I was invited to speak to the BizEnergize lunch on December 15, 2016 (http://bizenergize.com/). I learned a great deal from the audience. They were a great group of people and provided a lot of interaction. I spoke about building companies that last and I used the principals of The 3 Laws of Empowerment (www.rshawnmcbridelive.com/3laws), to underline my message, and to provide a strategic framework for looking at how companies can do more and build themselves to be bigger. One common theme kept coming up, which was how to manage business partnerships, how to really make them work, and how to make them better.
I believe that business partnerships are for a season and that we should be realistic – that not every business partnership is going to last forever. It’s misguided energy to try to build partnerships to be permanent. What’s better is to view partnerships as being for a period of time, to maximize the economic value, and to make sure that each of the contributors gets paid for their economic worth for their economic contributions.
There was also discussion about transition planning as people age, and how do we have some partners stay in the business and have others leave the business. We discussed the systems that were possible to make that happen. This included using generational strategies as younger people were coming up into taking the place of senior and professional services businesses. We also talked about the realities of having adult children join the business, and how this might have an impact on the other business partners and the evolution of the business.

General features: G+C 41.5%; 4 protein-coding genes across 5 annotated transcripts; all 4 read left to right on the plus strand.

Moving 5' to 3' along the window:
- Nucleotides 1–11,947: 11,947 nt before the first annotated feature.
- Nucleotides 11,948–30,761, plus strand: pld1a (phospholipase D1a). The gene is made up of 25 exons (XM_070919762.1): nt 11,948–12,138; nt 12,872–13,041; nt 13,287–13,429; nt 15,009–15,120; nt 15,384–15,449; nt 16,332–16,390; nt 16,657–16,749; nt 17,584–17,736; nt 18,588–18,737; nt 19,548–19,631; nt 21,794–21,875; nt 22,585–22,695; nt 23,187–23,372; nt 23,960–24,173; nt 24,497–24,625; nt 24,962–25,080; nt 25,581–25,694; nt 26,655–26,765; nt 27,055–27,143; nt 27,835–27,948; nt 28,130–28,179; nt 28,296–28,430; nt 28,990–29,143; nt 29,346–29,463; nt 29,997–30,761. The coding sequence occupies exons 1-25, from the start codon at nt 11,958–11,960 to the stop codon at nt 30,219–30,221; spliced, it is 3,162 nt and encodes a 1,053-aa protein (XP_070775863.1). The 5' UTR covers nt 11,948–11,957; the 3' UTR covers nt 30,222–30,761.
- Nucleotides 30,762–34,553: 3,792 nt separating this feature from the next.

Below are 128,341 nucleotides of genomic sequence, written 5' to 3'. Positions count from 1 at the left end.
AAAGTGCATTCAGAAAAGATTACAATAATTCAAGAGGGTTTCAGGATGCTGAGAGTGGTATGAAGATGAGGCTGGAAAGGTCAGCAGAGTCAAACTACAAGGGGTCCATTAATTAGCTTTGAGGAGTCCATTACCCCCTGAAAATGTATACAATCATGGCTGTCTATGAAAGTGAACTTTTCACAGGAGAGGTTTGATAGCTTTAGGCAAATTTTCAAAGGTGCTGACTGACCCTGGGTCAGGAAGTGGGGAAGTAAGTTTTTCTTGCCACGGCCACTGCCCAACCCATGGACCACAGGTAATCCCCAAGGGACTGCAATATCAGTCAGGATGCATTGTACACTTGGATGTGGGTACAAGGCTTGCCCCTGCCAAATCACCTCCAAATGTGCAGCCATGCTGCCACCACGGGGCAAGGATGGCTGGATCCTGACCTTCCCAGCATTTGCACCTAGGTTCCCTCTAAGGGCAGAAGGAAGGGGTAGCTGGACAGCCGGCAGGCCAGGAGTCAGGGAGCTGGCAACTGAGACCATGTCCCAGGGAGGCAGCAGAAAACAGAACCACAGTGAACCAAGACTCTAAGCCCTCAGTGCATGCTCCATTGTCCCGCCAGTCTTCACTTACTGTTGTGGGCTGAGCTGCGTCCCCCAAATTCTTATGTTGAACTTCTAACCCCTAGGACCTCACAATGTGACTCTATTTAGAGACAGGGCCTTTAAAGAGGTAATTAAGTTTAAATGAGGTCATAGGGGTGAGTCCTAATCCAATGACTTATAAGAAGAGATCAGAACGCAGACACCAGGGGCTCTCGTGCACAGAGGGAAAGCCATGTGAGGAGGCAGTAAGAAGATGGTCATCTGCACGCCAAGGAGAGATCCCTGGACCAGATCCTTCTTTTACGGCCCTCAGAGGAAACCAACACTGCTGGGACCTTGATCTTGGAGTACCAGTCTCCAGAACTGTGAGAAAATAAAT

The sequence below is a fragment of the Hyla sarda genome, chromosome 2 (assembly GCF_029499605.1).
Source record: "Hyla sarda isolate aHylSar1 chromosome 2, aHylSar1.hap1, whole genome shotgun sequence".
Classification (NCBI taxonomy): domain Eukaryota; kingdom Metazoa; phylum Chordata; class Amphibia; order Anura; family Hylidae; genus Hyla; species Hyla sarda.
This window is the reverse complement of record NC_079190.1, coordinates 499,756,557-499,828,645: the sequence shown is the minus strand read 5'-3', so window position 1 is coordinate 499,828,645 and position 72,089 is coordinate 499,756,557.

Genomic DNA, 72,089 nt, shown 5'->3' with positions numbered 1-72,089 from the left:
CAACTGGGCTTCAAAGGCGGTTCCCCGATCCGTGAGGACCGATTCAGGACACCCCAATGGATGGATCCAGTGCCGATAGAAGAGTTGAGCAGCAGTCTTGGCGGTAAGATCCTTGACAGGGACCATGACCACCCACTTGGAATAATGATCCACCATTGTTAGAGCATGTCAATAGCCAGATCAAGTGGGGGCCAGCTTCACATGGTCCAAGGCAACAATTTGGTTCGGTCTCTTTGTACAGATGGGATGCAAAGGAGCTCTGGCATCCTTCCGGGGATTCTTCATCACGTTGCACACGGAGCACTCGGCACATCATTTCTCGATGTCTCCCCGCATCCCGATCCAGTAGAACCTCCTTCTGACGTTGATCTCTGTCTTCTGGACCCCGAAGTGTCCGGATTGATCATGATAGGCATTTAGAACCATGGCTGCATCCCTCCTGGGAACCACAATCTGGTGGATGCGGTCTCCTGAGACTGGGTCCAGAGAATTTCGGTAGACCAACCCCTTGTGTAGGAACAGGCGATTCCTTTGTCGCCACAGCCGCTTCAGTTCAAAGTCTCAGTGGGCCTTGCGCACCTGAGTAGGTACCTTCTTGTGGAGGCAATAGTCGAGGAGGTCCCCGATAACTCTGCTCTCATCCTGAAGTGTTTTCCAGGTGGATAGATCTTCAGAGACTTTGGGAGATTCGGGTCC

It was a great audience, and I always enjoy getting the chance to talk about business and its realities, and putting plans together that are realistic.
What’s been your experience with planning for changing business partners? Have you had generational issues crop up in your partnership agreements? How are you working through the process of having older people leave the business and having younger people join the business? Join us in the comments below and let us know what you have experienced.
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This posting is intended to be a tool to familiarize readers with some of the issues discussed herein. This is not meant to be a comprehensive discussion and additional details should be discussed with your attorneys, accountants, consultants, bankers and other business planners who can provide advice for your circumstances. Each case is unique. Past results do not guarantee future outcomes. This article should not be treated as legal advice to any person or entity.
About the Author
Shawn McBride is the Chief Innovation Officer at McBride For Business, LLC. His signature keynote, The 3 Laws of Empowerment (www.rshawnmcbridelive.com/3laws), gives audiences an entertaining look at how they can prepare, plan and protect themselves. You can reach R. Shawn McBride at email@example.com or (214) 418-0258.
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